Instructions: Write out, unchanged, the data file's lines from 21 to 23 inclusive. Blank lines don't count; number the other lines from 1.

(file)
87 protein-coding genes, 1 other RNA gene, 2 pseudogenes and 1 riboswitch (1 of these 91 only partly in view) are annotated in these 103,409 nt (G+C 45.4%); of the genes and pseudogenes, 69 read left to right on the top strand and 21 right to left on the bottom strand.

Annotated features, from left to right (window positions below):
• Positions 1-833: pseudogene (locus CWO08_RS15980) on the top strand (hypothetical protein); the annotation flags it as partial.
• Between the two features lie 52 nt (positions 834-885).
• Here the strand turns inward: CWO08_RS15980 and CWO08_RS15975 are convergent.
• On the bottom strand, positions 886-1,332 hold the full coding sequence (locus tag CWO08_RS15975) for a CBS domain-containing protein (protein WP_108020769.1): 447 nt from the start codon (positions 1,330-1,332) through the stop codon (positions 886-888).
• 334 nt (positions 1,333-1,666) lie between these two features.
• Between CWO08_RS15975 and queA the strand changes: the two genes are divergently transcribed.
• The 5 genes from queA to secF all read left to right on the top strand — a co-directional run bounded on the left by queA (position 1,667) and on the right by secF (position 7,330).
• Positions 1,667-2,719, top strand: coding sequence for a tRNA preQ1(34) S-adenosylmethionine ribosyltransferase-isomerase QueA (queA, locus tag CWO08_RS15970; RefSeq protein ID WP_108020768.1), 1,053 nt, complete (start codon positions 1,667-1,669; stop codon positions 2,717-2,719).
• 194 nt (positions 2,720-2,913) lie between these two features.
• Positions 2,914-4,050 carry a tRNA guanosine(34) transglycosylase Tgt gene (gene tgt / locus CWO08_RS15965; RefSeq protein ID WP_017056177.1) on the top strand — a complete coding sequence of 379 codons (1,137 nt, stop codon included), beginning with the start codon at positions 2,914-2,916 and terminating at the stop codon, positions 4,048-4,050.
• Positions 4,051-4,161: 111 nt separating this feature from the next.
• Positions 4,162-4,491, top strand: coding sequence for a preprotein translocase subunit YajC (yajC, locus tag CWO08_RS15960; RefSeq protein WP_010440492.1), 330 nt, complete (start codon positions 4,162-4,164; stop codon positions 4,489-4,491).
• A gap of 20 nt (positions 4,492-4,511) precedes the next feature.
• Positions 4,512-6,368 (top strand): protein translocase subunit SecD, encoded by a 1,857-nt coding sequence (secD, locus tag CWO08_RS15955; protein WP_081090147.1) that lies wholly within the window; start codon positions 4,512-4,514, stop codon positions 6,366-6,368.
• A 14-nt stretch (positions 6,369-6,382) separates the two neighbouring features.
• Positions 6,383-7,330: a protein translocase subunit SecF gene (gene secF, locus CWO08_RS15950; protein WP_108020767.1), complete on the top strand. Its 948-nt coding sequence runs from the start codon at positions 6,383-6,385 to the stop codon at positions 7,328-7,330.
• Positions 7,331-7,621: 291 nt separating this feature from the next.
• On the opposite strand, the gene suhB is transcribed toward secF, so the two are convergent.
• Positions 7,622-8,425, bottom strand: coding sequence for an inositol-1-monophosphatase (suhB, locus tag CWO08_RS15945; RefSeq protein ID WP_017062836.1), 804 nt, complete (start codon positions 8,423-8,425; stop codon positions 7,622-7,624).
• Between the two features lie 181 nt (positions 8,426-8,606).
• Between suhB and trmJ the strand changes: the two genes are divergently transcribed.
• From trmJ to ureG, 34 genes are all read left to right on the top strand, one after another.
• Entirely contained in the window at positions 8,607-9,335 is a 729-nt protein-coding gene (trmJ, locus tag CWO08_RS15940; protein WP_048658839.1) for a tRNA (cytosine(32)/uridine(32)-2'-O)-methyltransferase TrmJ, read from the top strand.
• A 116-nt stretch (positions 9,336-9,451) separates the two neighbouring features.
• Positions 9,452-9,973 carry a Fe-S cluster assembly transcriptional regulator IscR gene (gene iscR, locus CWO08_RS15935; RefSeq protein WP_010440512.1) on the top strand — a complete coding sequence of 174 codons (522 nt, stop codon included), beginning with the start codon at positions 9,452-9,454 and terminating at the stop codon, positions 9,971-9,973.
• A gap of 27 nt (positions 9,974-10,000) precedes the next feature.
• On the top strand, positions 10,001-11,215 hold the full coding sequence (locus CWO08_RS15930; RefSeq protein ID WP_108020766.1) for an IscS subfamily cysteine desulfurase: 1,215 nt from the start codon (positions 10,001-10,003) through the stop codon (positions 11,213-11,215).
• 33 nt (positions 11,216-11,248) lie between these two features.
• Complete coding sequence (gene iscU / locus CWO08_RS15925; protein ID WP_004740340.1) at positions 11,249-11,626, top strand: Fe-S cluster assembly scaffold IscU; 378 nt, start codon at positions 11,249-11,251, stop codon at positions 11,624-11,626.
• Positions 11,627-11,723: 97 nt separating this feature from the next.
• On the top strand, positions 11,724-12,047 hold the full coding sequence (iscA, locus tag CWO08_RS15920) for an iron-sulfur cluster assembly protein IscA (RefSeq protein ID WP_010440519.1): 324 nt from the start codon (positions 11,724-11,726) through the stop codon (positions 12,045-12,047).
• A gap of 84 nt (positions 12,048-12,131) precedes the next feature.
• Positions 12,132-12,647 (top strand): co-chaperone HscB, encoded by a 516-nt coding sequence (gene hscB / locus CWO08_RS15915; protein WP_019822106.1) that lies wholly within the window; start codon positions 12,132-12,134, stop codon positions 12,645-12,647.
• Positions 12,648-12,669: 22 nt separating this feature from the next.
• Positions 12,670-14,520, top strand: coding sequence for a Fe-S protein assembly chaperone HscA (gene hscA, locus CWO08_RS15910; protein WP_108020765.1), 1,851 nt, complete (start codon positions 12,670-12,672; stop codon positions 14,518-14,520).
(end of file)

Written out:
• Positions 7,622-8,425, bottom strand: coding sequence for an inositol-1-monophosphatase (suhB, locus tag CWO08_RS15945; RefSeq protein ID WP_017062836.1), 804 nt, complete (start codon positions 8,423-8,425; stop codon positions 7,622-7,624).
• Between the two features lie 181 nt (positions 8,426-8,606).
• Between suhB and trmJ the strand changes: the two genes are divergently transcribed.